Rogelio Montemayor
Director General
Strata BPS

The Early Bird Catches the Block

Wed, 01/20/2016 - 12:31

Strata, a familiar name in the mining industry, decided to expand its scope when the Energy Reform was announced, taking the necessary actions to become a knowledgeable operator. “We began operations in Texas in order to gain experience before delving into the Mexican market. This was necessary so that we could assess whether or not we wanted to participate in Mexico’s bidding rounds,” explains Rogelio Montemayor, Director General of Strata BPS. The company’s shale and conventional mature field projects in Texas allowed it to understand how the industry functions and to assemble its own technical team, which Rogelio believes later became a crucial element to the company’s successful participation in Round One.

Having gained sufficient experience from Mexico’s northerly neighbor, Strata BPS decided to participate in Round One. “We opted for R1-L03 because moving offshore would not make sense for a company of our size, as it would require more capital and different skillsets,” Montemayor clarifies. The company considered mature fields attractive because of their proven reserves, but also because the fact that the fields were already in production reduced the financial risk, as opposed to Mexico’s shale options, in which companies will need to test the formations and evaluate the resources.

When commenting on the factors that led to Strata BPS’ success in its selection for the allocation of Block 18, Montemayor claims the quality of the company had a deep influence in the results. “We managed to take advantage of the industry’s downturn by putting together a team consisting of several talented engineers and geologists that were available because other companies, including PEMEX, had let them go.” Strata BPS began analyzing the blocks in 2014 when the tender was pre-announced. The Mexican firm was one of the first three to access the data package, giving it six full months to analyze the fields and optimize the economic and the production models. Montemayor claims that Strata BPS’ early-bird status was an important factor in its success, allowing it to see opportunities and aspects of the play that later-comers may have overlooked.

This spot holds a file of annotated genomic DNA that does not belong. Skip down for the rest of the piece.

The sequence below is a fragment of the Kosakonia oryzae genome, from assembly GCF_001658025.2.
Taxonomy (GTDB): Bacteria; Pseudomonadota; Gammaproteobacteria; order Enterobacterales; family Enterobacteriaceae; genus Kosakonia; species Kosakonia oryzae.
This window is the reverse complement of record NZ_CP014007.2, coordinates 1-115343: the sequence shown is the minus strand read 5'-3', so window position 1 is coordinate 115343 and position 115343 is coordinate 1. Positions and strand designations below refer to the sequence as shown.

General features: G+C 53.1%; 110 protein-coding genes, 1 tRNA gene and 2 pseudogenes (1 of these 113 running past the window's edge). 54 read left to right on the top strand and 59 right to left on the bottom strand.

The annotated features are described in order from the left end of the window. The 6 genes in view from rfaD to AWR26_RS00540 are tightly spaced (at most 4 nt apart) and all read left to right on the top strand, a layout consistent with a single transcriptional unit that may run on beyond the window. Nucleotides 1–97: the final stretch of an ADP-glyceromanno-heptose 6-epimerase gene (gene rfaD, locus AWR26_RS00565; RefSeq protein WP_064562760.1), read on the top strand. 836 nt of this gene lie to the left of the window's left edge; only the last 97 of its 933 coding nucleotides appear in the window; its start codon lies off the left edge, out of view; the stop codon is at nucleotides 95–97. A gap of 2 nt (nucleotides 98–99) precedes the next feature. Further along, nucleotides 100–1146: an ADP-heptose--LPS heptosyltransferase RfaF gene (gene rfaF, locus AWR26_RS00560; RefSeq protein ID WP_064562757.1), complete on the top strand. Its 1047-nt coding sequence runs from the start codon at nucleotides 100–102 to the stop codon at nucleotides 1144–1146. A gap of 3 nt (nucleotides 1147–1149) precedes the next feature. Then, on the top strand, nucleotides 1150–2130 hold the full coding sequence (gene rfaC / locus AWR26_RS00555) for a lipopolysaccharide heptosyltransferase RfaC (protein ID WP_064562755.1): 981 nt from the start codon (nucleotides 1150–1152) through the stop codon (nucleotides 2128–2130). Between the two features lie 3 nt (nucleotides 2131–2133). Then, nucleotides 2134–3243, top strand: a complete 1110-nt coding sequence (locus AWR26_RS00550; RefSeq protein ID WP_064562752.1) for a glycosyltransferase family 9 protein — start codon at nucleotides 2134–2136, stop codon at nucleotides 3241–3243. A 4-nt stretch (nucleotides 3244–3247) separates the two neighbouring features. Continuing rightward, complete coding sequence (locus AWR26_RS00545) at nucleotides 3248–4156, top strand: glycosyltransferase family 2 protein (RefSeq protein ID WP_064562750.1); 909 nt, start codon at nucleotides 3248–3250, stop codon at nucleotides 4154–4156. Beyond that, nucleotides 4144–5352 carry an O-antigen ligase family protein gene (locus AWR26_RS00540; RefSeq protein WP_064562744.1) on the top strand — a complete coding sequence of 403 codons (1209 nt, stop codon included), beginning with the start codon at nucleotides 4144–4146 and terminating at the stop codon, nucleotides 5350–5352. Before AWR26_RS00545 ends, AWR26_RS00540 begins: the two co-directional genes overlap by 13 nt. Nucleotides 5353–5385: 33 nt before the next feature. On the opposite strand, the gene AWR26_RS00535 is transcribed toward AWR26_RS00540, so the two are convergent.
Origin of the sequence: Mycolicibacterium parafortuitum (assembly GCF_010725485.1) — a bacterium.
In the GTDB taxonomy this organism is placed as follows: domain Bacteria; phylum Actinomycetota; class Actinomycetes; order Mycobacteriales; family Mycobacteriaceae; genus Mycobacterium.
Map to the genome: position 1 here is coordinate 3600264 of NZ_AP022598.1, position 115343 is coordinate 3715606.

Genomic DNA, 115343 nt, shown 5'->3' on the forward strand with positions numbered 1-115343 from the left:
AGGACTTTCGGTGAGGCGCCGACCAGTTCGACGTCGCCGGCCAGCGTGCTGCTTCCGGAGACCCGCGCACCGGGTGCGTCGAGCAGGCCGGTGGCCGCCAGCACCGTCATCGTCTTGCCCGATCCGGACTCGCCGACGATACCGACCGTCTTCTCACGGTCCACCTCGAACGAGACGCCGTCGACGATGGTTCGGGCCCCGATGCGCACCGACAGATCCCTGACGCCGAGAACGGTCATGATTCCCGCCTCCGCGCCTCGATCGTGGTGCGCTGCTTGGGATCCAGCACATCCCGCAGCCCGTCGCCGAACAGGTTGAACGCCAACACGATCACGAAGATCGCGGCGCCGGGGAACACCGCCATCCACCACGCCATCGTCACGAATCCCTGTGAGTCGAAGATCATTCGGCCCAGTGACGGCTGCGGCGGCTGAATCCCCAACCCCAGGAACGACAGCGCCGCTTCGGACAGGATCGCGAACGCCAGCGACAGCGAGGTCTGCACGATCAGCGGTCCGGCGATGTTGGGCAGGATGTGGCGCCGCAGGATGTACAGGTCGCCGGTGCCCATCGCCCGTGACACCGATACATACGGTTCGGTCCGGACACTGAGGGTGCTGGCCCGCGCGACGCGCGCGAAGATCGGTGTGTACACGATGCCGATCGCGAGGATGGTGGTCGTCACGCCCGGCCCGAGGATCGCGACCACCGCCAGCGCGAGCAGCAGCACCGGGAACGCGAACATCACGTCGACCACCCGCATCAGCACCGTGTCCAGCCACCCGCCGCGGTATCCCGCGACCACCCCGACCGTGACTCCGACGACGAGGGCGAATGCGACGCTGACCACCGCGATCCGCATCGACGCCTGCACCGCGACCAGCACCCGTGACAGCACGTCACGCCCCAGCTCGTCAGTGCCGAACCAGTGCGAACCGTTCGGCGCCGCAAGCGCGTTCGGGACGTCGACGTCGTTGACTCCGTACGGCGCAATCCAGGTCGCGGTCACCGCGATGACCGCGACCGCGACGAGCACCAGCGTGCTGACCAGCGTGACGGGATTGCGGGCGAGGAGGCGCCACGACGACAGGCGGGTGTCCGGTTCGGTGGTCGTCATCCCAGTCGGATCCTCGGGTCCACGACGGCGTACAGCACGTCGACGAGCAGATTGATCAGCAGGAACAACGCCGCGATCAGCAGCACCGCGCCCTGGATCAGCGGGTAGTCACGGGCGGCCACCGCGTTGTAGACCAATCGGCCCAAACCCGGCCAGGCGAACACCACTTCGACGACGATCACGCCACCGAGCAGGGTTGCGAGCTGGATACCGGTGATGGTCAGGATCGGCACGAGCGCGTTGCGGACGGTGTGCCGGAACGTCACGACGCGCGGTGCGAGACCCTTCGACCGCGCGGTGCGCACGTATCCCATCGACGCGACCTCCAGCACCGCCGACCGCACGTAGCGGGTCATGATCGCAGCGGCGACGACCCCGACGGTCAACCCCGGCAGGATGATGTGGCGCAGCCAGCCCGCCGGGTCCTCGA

The contracts for the fields awarded in R1-L03 are expected to be signed in May, after which there will be a 90-day transition period before the fields are officially passed over to their respective winners. During this period, Strata BPS will begin to take control of its field’s operations, a task that is far from void of challenges. Montemayor shares his concerns in this regard, “First of all, there are new regulators, new laws, and a new approach to the industry as a whole, as well as a culture change from regulating one public entity to several private ones. Even the regulators have to learn how to manage their new responsibilities, which presents a significant challenge, not to mention the fact that ASEA will have to approve all the permits in a short time in order to allow companies to begin production as soon as possible.” The only challenge he is not concerned about is security, given the company’s extensive mining experience in northern Mexico.

When it comes to the future of the company, Montemayor indicated that it is looking into R1-L05. He even admits that unconventional resources might come into the plans much earlier, as Block 18 is not constrained in terms of depth, meaning Strata BPS could access a shale formation in its existing fields if this makes sense financially. Depending on the way the conditions and the fiscal terms are presented, Montemayor thinks that the unconventionals round could be attractive for a company like his. “If the authorities give a reasonable timeframe for the exploration phase, companies will be able to adjust their strategies while the industry’s cyclical nature helps increase the prices, making the fields attractive by the time developments begin,” he maintains. In addition to these opportunities, Strata BPS is considering working with PEMEX on a farm-out, but the company is waiting to evaluate the structure of the contractual terms before furthering its interest.